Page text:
[FANTASTIC FEST ’16] Dispatch: Grease, Gore, & Con Artists



ARRIVAL (USA, dir. Denis Villeneuve)


When twelve alien ships suddenly appear all over the globe, linguist Dr. Louise Banks (Amy Adams) is enlisted by the government to attempt to communicate with the creatures that landed in the midwest. Joined by physicist Dr. Ian Donnelly (Jeremy Renner), Banks manages to make progress but the operation is threatened by the tensions between governments of the world and the pervasive civil unrest that follows in the wake of the arrival. ARRIVAL is an intelligent, mature and emotionally affecting science fiction feature. It’s frankly a miracle that it was produced by a major studio in the current climate of superhero blockbusters and endless sequels. Amy Adams is perfectly cast and leads an ensemble of great performances, and Denis Villeneuve proves again that he’s one of the best and most interesting directors working at this level. Anyone with reservations about his upcoming BLADE RUNNER sequel may well change their minds after this.

THE HANDMAIDEN (South Korea, dir. Chan-wook Park)


Sook-Hee (Kim Tae-ri) is hired to be the handmaiden of the beautiful but reclusive Lady Hideko (Min-hee Kim), a Japanese woman who has grown up in her uncle’s large manor in Korea. But Sook-Hee is actually working in tandem with con man Count Fujiwara (Jung-woon Ha), who is scheming to marry Hideko and abscond with her father’s vast fortune. Sook-Hee’s job is to help Hideko fall in love with Fujiwara, but the situation becomes even more complicated when Sook-Hee falls in love with Hideko. THE HANDMAIDEN is a spectacular return to Korean cinema after Park’s English-language debut STOKER. Adapting Sarah Waters’s novel FINGERSMITH, director Chan-wook Park has created an intricately designed puzzle box of a film that deftly combines period drama and erotic thriller. It’s also surprisingly funny and unafraid to be swooningly romantic, all shot through with Park’s trademark stylish direction. The cast is brilliant, and the costume and production design is stunningly gorgeous. In a career that has already included more than one certified classic, THE HANDMAIDEN stands out as one of Park’s best.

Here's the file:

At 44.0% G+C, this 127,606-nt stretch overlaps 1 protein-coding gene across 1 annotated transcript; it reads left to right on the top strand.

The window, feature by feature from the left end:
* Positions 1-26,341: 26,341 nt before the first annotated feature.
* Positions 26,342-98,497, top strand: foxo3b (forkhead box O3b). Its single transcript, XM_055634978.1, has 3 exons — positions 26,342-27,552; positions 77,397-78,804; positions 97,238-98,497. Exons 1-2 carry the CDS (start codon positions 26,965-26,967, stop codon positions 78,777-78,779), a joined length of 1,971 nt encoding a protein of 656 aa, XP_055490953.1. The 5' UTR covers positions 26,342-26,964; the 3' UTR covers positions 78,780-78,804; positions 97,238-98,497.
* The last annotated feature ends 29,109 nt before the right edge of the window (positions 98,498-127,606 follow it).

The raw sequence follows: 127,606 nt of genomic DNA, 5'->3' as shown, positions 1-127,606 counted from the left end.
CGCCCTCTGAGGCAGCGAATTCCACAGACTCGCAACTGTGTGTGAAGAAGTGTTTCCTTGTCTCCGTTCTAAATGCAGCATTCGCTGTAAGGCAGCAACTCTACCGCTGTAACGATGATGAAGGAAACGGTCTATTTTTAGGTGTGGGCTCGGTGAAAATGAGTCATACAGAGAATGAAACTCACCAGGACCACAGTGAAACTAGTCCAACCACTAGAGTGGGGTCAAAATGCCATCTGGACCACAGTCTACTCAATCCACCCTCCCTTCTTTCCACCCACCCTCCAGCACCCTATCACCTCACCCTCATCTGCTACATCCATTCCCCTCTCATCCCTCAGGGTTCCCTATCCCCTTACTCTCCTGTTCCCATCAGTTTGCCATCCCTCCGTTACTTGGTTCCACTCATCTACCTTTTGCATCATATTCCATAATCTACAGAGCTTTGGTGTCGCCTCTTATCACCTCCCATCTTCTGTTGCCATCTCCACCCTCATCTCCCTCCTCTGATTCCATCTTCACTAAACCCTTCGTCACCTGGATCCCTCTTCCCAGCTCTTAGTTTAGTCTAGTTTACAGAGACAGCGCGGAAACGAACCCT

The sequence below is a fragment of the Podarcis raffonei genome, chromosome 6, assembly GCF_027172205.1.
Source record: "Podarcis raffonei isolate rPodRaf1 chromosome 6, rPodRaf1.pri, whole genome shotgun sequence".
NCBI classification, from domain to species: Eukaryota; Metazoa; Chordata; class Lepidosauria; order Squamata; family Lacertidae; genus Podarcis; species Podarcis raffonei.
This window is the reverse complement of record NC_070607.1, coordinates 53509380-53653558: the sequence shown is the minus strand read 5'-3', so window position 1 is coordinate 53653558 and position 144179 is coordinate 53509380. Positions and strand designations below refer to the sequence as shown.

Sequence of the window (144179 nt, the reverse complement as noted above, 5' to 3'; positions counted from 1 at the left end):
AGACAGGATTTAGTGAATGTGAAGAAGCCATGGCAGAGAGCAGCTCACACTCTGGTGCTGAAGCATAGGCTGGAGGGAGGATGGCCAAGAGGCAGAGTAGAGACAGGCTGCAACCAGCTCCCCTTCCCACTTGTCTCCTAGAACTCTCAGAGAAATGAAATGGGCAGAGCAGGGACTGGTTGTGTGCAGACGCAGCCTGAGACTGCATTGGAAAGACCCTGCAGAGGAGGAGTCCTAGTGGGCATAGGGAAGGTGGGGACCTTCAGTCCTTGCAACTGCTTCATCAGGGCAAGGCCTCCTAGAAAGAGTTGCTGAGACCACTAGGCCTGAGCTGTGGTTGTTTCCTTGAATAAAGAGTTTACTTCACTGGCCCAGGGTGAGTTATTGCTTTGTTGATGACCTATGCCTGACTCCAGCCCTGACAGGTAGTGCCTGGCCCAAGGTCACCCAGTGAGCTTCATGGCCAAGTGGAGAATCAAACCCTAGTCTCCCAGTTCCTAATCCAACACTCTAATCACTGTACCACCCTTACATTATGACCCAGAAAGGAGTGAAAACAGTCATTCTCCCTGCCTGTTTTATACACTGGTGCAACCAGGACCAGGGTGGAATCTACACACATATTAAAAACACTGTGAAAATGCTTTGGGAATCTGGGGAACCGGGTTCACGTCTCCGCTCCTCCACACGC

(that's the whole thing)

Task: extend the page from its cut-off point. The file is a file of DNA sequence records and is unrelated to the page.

The experience of watching THE GREASY STRANGLER is roughly akin to being locked in a room with a very enthusiastic 14-year-old theater kid who was just shown an episode of TIM & ERIC AWESOME SHOW, GREAT JOB!, thought it was the funniest thing they had ever seen, and spends about 93 minutes repeatedly retelling to you everything that happened in the episode while the song “Daddy Would You Like Some Sausages?” from FREDDY GOT FINGERED plays on a constant loop. It’s a shameless lift of those references’ sensibilities with no understanding of what made them so interesting and unsettling. Instead, THE GREASY STRANGLER constantly milks the same handful of “jokes” over and over again: some guys have big penises, others have small ones, disco is inherently funny, sometimes people who don’t look like people in Hollywood studio movies are naked and have sex with each other, saying the same thing over and over again will eventually make it funny, etc. If that sounds like something that would appeal to you, have at it. Anyone else would do better to watch one episode of AWESOME SHOW and decide whether or not they want to ever watch anything like that again first.

THE VOID (Canada, dir. Jeremy Gillespie)


Police officer Daniel Carter (Aaron Poole) is almost done with his shift when he sees a man stagger out of the woods and collapse in the road. He gets the man into his cruiser and heads for the nearest emergency room, which happens to be the only thing left operational in the local hospital after a fire severely damaged the building. Carter’s estranged wife Allison (Kathleen Munroe) is running a skeleton crew, and shortly after Carter arrives a cult of white-robed figures and two men bent on killing the man Carter brought to the hospital arrive. But those are the least of their problems when they’re forced to defend themselves against an otherworldly threat. Directors Jeremy Gillespie and Steven Kostanski are two members of Canadian comedy filmmaking collective Astron 6, and it’s no surprise they’re so adept at creating truly horrific atmosphere–even some of Astron 6’s comedy is really disturbing. In some ways, THE VOID is a familiar siege horror film with characters barricaded in one location and dealing with threats from inside and outside. What sets it apart are its absolutely incredible practical monster effects and a grasp of what makes Lovecraftian horror so unsettling. This captures the feeling of that style better than anything since FROM BEYOND. In world where “Hello Cthulhu” exists, THE VOID brings terror back to cosmic horror.


Jason Coffman
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